From the moment you learn to talk, the most recited word in your vocabulary is “WHY?” As a relentlessly curious child this burning question plagues your parents as you pester them. WHY? WHY? WHY? You want understanding, for things to make sense, for the world not to seem like one big question mark.
As adults, the curiosity gives way to a deep yearning. You move from questioning why the stars sparkle or the sun comes up to an absolute need to know the purpose of existing. Why are we here? What is the point? Sadly, most people die with that question within them.—what’s the meaning behind this crazy thing called “life”? Why am I here—really?
At the root of it all, we crave a “feeling”, a feeling that equates to successful living, that somehow we matter, our work matters, our existence carries weight in one sphere or many. And in this “feeling” lies the magic, the hard-wiring, the coding that guides our every decision. Because when we find the behavior that gives us that “feeling” of success we repeat it over and over again. We run every decision through a lens that is programmed to guide us back to a success that is already predefined. It becomes WHY we do all that we do.
What’s your WHY? WHY do you think the way you think, talk the way you talk, act the way you act? What if you could see the world through a different lens, a view that comes straight from inside you…from your own hidden belief system, your own WHY. What if the world just made a little more sense?
If you could hover above yourself and watch your own actions, you would see a pattern that repeats itself over and over. You behave in the same fashion at work, outside of work, with friends, colleagues and even foes—always in pursuit of a “feeling” that gives you ease, comfort & safety and quenches the need for success, as defined by you. There is a programming that is yours and all decisions are colored by it, everything you think, say or do. We call it your WHY and when you figure it out, it’s like being reintroduced to yourself.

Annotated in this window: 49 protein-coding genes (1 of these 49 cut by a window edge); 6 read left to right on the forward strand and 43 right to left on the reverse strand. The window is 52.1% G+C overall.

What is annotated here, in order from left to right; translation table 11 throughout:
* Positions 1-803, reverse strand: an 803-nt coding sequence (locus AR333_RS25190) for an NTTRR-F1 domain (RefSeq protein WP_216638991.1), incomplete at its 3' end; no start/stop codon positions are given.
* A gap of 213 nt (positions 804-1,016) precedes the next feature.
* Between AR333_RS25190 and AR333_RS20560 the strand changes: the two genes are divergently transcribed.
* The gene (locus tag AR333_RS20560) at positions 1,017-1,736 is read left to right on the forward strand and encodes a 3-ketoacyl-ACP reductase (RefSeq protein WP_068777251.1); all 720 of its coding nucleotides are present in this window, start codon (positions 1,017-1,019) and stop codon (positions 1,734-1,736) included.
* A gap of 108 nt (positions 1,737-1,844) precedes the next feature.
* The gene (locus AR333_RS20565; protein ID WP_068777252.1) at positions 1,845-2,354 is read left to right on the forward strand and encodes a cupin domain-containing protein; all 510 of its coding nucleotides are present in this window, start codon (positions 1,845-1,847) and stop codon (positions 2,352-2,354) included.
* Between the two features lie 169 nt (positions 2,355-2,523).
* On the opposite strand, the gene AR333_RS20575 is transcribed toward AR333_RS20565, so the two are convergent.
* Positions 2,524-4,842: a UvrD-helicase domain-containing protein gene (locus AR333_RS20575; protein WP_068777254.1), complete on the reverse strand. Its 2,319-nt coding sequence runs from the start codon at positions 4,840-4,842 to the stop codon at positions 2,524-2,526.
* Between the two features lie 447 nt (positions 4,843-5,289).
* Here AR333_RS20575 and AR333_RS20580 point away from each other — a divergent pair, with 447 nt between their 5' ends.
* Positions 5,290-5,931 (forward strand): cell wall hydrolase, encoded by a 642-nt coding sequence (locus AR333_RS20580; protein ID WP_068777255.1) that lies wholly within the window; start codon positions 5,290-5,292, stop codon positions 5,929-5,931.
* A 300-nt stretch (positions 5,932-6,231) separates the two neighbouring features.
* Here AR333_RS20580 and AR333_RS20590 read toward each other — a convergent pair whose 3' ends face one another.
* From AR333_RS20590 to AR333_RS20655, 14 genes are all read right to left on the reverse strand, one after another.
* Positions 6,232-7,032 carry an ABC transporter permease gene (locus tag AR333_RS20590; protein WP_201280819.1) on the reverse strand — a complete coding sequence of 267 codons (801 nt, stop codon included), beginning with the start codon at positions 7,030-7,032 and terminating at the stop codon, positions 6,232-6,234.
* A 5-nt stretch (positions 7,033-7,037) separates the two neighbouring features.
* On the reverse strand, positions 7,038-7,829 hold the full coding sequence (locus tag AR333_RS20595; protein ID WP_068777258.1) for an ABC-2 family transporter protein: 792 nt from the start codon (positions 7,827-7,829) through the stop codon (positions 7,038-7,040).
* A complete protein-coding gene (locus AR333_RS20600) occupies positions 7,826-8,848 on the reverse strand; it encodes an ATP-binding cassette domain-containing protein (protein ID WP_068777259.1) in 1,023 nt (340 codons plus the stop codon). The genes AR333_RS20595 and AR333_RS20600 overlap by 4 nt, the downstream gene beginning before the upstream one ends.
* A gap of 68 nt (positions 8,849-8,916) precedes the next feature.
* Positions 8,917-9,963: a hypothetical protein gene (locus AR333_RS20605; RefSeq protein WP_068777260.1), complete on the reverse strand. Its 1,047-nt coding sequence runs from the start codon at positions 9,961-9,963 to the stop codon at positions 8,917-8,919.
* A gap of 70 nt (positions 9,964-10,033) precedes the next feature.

Every individual and every organization needs to know their WHY. Inspired organizations live it on a daily basis. It’s your gift, what makes you unique and special. It’s what makes others connect with you on a profound level, either personally or as an organization. It’s worth taking the time to step back and figure it out. Don’t YOU want to know YOUR gift?
Ridgely Goldsborough, a.k.a. The WHY Guy, is the author of The WHY Advantage. You can learn more about it at www.WHYAdvantage.com
With Hurricane Florence on the horizon, we’ve outlined 5 steps to keep your employees safe and supported during a natural disaster. In the wake of a crisis, your staff is left dealing with the physical and emotional aftermath into the future. The way you and your team prepare and react to the crisis will have a profound impact on all facets of your business.
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Team building: It is a very common term that is often discussed in many organizations today as a means of trying to get employees to accomplish common goals. Although the term itself may have developed a more negative meaning over recent years, Forbes Magazine says, “Team building is the most important investment you can make for your people. It builds trust, mitigates conflict, encourages communication, and increases collaboration.” In order for this to happen, you have to be innovative when coming up with team building activities. Try to think past the often used group picnic idea, and implement team building practices that will allow employees and coworkers to use their strengths to bring better, long-term value to your business as a whole.
So, what makes a good team?
Happy employees are the most productive. We’ve heard them say this a thousand times already. In any business structure, happiness is fundamental in maintaining a smooth flowing operation. Happiness should be the core of your company culture. Put your employees’ interest first, and you’ll be surprised how they will take care of you and the business.
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Onboarding and training new employees can be costly, $4,129 according to a 2016 SHRM survey. Financials aside, finding people who will continue to thrive in your existing company culture can also be a challenge; holding on to the employees you already have helps you eliminate both of these challenges.
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